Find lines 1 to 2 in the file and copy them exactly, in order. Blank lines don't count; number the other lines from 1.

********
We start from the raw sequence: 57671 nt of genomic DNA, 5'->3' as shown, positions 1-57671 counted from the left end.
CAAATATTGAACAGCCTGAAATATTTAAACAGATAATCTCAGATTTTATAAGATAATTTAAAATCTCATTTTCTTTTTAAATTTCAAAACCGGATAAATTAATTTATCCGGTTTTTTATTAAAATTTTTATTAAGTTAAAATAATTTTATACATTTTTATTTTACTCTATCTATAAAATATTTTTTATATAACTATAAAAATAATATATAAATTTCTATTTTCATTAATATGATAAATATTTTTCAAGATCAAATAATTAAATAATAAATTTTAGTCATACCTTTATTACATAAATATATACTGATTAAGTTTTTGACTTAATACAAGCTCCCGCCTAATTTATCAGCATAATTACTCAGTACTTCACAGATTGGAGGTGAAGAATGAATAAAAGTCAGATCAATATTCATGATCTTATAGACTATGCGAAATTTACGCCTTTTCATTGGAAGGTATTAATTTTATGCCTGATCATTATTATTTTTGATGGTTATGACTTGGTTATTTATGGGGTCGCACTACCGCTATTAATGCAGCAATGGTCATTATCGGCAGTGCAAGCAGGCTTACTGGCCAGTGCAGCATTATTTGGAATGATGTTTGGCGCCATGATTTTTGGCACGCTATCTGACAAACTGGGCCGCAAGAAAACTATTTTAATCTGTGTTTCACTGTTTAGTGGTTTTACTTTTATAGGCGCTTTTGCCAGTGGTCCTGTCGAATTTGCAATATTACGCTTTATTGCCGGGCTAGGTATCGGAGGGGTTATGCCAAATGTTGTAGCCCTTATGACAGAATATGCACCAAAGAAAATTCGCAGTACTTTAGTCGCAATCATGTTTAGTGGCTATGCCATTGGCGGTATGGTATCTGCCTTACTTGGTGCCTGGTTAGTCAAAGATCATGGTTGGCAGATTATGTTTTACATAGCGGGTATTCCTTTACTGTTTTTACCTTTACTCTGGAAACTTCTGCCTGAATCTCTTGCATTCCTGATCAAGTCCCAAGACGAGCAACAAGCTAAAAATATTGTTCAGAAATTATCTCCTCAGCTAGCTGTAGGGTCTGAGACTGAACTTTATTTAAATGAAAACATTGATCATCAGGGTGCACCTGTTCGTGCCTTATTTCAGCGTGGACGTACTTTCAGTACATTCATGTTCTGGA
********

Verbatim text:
We start from the raw sequence: 57671 nt of genomic DNA, 5'->3' as shown, positions 1-57671 counted from the left end.
CAAATATTGAACAGCCTGAAATATTTAAACAGATAATCTCAGATTTTATAAGATAATTTAAAATCTCATTTTCTTTTTAAATTTCAAAACCGGATAAATTAATTTATCCGGTTTTTTATTAAAATTTTTATTAAGTTAAAATAATTTTATACATTTTTATTTTACTCTATCTATAAAATATTTTTTATATAACTATAAAAATAATATATAAATTTCTATTTTCATTAATATGATAAATATTTTTCAAGATCAAATAATTAAATAATAAATTTTAGTCATACCTTTATTACATAAATATATACTGATTAAGTTTTTGACTTAATACAAGCTCCCGCCTAATTTATCAGCATAATTACTCAGTACTTCACAGATTGGAGGTGAAGAATGAATAAAAGTCAGATCAATATTCATGATCTTATAGACTATGCGAAATTTACGCCTTTTCATTGGAAGGTATTAATTTTATGCCTGATCATTATTATTTTTGATGGTTATGACTTGGTTATTTATGGGGTCGCACTACCGCTATTAATGCAGCAATGGTCATTATCGGCAGTGCAAGCAGGCTTACTGGCCAGTGCAGCATTATTTGGAATGATGTTTGGCGCCATGATTTTTGGCACGCTATCTGACAAACTGGGCCGCAAGAAAACTATTTTAATCTGTGTTTCACTGTTTAGTGGTTTTACTTTTATAGGCGCTTTTGCCAGTGGTCCTGTCGAATTTGCAATATTACGCTTTATTGCCGGGCTAGGTATCGGAGGGGTTATGCCAAATGTTGTAGCCCTTATGACAGAATATGCACCAAAGAAAATTCGCAGTACTTTAGTCGCAATCATGTTTAGTGGCTATGCCATTGGCGGTATGGTATCTGCCTTACTTGGTGCCTGGTTAGTCAAAGATCATGGTTGGCAGATTATGTTTTACATAGCGGGTATTCCTTTACTGTTTTTACCTTTACTCTGGAAACTTCTGCCTGAATCTCTTGCATTCCTGATCAAGTCCCAAGACGAGCAACAAGCTAAAAATATTGTTCAGAAATTATCTCCTCAGCTAGCTGTAGGGTCTGAGACTGAACTTTATTTAAATGAAAACATTGATCATCAGGGTGCACCTGTTCGTGCCTTATTTCAGCGTGGACGTACTTTCAGTACATTCATGTTCTGGA